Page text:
Magazine article European Social Policy

MARITIME LABOURaSTANDARDS : SOCIAL PARTNERS TO CONSIDER COLLECTIVE AGREEMENT

Magazine article European Social Policy

MARITIME LABOURaSTANDARDS : SOCIAL PARTNERS TO CONSIDER COLLECTIVE AGREEMENT

Article excerpt

The EU social partners are to consider scope for integrating the consolidated Maritime Labour Convention of 2006 into EU law. A European Commission Communication on enhancing maritime labour standards, due to be adopted on 15 June, invites them to do so and likewise suggests that they consider negotiating a social agreement. The Commission will also table a proposal for a Decision authorising member states to ratify this same Convention.

UNIVERSAL CODE

The consolidated Convention on Maritime Labour was adopted in February by the International Labour Organisation (ILO). It is a major text bringing together and adapting Conventions on maritime labour adopted by the ILO since 1919. it contains provisions on working time and rest periods, accommodation, catering, health protection, medical care, social security, etc. It represents something of a first draft of a universal maritime labour code which might enter into force relatively quickly(1).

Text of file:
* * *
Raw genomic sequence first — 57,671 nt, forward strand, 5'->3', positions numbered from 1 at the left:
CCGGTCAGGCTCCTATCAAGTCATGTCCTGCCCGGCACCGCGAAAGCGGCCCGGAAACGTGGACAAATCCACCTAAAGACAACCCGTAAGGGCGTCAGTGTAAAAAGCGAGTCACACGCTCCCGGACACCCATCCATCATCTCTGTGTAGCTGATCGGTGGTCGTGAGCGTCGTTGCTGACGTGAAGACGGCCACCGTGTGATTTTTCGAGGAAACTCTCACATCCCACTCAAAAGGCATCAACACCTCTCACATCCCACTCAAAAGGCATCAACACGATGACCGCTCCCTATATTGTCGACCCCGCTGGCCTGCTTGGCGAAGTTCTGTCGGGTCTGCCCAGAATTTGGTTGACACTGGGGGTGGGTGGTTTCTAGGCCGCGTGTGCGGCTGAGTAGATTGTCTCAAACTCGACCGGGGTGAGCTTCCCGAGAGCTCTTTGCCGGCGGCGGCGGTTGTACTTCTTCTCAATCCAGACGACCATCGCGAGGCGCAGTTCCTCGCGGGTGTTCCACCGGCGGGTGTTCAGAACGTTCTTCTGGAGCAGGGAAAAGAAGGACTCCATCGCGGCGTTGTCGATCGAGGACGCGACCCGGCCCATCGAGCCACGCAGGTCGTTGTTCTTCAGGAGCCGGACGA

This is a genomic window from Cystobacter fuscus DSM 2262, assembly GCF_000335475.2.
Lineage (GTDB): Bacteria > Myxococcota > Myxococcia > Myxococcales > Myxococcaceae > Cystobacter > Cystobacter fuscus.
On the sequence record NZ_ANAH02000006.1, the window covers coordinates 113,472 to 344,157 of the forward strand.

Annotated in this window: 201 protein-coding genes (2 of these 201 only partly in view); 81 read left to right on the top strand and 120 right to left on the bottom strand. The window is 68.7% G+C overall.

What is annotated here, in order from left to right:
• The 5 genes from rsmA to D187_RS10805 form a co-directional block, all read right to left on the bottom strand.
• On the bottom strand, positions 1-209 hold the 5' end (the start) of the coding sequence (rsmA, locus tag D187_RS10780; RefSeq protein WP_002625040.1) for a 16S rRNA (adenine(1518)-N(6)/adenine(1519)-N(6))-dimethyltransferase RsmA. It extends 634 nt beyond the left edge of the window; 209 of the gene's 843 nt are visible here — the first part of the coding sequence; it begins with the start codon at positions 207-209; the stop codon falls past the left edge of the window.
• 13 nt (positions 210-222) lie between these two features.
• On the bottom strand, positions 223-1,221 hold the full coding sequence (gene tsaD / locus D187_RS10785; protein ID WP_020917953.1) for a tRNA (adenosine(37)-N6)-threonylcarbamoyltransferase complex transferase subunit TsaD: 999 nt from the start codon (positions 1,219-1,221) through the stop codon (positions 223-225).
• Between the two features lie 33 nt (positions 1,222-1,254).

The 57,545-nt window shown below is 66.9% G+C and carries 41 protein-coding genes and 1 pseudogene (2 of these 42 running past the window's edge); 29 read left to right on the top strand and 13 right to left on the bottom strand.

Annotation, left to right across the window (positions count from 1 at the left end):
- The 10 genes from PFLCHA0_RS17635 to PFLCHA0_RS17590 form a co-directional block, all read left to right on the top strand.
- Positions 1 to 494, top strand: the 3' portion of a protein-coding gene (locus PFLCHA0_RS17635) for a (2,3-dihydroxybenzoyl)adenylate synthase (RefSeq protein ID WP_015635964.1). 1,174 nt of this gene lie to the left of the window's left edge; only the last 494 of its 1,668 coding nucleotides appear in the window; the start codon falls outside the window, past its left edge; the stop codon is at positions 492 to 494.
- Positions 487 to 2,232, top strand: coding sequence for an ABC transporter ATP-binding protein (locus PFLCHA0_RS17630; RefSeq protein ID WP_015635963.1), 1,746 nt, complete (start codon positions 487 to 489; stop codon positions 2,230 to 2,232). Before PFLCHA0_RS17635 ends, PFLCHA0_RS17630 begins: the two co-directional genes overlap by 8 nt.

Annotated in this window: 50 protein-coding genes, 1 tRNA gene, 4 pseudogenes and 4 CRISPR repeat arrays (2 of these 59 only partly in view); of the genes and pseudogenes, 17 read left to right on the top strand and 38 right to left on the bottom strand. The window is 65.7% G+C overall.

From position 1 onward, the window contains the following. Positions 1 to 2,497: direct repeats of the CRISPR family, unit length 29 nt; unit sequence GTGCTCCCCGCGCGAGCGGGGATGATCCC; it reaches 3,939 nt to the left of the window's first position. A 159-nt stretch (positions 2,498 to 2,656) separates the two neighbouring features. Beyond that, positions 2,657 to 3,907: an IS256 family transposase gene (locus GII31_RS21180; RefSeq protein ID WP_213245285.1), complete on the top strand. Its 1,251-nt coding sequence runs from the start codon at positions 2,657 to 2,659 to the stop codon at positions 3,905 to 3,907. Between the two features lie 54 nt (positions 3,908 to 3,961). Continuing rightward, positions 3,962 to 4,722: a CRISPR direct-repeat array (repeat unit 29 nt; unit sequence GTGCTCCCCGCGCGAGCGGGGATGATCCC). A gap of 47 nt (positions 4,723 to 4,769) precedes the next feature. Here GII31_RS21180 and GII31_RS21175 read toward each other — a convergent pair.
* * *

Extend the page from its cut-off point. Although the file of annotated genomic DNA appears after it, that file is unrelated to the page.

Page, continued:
Since certain of the Convention's articles concern areas where the EU has exclusive competence - provisions on the coordination of social security schemes and port state control - a Council Decision authorising ratification by the member states is needed. The Commission proposes that a deadline for ratification be set for 31 December 2008.

Among other provisions, the Convention provides for maritime certificates issued by the State to ships flying its flag, following verification that working conditions on board meet national laws and regulations stemming from the Convention. This system of certification might also be subject to port state control with scope for the inspection and impounding of ships where appropriate. At EU level, such inspections are currently only possible regarding safety or environmentalashortcomings and not in relation to non-compliance with social provisions. …

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